>>capacities.
 >>>With this method, 95% of the anchors tested exceed the listed capacity.
 >>In
 >>>addition a factor of safety is applied that varies from 3 to 5. Their
 >>manual
 >>>has some documentation on this. In my opinion, this seems adequate from
 >>a
 >>>practical standpoint. Their procedure has been accepted by ICBO in
 >>report
 >>>AC01 published January 2001. However, the testing of anchors to this
 >>>procedure has not been approved yet. I assume that this is in progress
 >>as
 >>>the method was only accepted recently. So for at least Hilti products
 >>it
 >>>sounds like this issue will be resolved in the future. I assume other
 >>>manufacturers will potentially use the same procedure to justify the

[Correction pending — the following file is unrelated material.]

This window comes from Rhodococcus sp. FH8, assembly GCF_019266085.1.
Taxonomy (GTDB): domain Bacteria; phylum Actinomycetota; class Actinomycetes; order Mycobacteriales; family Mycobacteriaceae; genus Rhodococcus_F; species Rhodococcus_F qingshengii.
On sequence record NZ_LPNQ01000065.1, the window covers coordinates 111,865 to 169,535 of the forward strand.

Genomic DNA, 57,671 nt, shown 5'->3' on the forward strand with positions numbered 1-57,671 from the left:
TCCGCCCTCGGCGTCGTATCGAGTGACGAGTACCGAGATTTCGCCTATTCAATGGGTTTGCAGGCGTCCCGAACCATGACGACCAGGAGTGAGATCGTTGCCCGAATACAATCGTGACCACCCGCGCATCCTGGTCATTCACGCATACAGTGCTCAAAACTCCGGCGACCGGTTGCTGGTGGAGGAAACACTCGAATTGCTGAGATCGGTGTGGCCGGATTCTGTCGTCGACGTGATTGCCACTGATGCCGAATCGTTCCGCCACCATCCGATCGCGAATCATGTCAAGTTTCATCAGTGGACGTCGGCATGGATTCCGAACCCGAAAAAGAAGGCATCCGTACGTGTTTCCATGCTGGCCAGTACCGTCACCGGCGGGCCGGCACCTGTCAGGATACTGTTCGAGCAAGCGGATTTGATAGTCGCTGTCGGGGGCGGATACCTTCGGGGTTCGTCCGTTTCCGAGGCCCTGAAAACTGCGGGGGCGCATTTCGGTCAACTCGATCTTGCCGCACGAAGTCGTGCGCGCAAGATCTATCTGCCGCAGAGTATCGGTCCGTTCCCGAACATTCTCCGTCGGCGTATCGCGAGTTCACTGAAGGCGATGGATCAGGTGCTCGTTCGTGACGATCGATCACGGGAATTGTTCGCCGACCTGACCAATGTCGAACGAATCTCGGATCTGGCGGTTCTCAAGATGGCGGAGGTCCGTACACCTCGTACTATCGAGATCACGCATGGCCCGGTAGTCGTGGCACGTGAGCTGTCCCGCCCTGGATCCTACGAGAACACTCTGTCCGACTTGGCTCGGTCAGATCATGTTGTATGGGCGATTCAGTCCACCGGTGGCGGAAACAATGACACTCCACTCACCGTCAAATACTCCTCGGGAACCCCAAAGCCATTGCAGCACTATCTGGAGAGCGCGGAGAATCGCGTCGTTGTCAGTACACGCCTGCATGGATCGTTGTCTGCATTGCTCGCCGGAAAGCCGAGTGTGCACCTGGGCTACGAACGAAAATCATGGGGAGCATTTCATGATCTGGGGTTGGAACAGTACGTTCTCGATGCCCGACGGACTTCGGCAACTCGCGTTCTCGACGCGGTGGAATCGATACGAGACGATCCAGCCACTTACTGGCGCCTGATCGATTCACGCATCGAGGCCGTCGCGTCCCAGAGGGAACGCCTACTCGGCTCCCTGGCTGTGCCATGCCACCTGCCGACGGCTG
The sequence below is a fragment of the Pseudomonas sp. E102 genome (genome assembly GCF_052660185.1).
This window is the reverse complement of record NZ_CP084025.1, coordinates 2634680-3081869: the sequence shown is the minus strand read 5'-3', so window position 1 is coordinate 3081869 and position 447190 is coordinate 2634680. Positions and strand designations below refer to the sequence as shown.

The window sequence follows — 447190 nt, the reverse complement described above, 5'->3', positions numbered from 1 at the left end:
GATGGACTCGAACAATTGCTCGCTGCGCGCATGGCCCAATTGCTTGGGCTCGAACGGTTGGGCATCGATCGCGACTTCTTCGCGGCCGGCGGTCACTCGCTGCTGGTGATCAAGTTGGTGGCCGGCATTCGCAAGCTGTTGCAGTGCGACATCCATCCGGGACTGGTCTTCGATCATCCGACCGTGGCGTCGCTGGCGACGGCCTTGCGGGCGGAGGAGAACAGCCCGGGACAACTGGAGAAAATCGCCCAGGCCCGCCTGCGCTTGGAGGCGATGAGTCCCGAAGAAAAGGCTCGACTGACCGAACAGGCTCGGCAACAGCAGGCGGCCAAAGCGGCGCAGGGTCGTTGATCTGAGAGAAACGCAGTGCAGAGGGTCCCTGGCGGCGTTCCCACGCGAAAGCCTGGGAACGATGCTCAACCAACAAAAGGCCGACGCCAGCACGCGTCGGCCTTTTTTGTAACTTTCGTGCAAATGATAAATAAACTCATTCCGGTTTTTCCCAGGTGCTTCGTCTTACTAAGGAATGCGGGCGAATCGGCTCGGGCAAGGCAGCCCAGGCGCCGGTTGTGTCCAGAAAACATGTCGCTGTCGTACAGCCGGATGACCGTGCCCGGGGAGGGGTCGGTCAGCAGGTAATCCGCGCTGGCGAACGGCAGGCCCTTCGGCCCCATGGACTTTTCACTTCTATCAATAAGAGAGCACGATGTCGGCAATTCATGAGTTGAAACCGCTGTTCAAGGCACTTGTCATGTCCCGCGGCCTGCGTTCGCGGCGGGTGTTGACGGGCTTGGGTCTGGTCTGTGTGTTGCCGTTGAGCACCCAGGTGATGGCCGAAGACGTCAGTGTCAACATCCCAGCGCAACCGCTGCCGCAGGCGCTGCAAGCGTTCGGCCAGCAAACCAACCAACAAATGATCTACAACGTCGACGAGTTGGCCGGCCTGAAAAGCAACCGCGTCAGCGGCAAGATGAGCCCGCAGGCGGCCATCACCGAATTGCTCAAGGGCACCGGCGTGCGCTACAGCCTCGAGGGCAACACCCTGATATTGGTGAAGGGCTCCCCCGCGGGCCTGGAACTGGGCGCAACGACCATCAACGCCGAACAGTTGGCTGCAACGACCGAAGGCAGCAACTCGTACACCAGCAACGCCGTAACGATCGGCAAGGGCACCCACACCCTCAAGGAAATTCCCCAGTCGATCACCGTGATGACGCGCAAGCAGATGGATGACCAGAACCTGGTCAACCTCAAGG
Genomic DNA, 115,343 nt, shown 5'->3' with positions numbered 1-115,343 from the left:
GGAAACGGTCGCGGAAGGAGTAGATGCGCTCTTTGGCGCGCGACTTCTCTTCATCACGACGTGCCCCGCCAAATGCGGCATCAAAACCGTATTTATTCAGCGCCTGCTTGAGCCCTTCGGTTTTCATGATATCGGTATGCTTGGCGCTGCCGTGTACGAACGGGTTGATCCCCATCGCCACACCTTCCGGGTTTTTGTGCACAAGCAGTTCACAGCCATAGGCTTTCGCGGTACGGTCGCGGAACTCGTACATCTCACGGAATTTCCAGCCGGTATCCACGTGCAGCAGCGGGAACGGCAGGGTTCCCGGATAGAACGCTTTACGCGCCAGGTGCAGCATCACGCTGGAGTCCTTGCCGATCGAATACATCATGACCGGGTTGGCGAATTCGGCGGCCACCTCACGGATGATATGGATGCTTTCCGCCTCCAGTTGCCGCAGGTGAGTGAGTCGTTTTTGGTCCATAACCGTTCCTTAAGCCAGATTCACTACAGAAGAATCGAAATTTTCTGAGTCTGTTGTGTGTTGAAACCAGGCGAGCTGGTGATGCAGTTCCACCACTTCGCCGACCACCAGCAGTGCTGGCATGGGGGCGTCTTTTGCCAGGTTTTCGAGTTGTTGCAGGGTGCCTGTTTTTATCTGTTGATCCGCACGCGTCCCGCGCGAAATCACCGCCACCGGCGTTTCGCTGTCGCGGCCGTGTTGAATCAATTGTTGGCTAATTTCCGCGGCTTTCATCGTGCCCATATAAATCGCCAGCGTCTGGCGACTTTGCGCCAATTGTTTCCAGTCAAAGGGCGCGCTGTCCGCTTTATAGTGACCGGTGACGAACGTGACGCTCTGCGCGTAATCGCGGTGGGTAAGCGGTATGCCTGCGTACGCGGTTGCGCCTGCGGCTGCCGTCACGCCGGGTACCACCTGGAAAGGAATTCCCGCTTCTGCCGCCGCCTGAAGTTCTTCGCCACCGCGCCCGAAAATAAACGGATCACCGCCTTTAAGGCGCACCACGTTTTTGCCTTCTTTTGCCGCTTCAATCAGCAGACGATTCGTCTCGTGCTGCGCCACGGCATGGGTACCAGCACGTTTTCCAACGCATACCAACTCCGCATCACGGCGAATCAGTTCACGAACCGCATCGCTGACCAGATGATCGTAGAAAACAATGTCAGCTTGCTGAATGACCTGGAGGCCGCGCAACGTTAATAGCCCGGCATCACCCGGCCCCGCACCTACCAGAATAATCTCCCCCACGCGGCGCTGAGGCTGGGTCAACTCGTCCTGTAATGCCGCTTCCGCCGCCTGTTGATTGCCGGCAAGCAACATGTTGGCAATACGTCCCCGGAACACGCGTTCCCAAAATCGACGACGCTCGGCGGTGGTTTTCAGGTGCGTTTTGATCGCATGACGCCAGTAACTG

>>values.
 >>>
 >>>
 >>>
 >>>-----Original Message-----
 >>>From: Sherman, William [mailto:ShermanWC(--nospam--at)cdm.com]
 >>>Sent: Wednesday, January 29, 2003 7:05 AM
 >>>To: 'seaint(--nospam--at)seaint.org'
 >>>Subject: RE: drilled and epoxied rods
 >>>
 >>>
 >>>I've struggled with the same question regarding which values to use. I
 >>often
 >>>use ICBO values for projects in California, since there seems to be
 >>more
 >>>emphasis on their use there; but I often use manufacturer's catalog
 >>values
 >>>for non-UBC areas. If I am comparing two manufacturer's values, such as
 >>for
 >>>product substitutions in submittals, I often use ICBO values for
 >>comparison
 >>>to ensure that consistent test parameters are used. 
 >>>
 >>>
 >>>William C. Sherman, PE
 >>>CDM, Denver, CO
 >>>Phone: 303-298-1311
 >>>Fax: 303-293-8236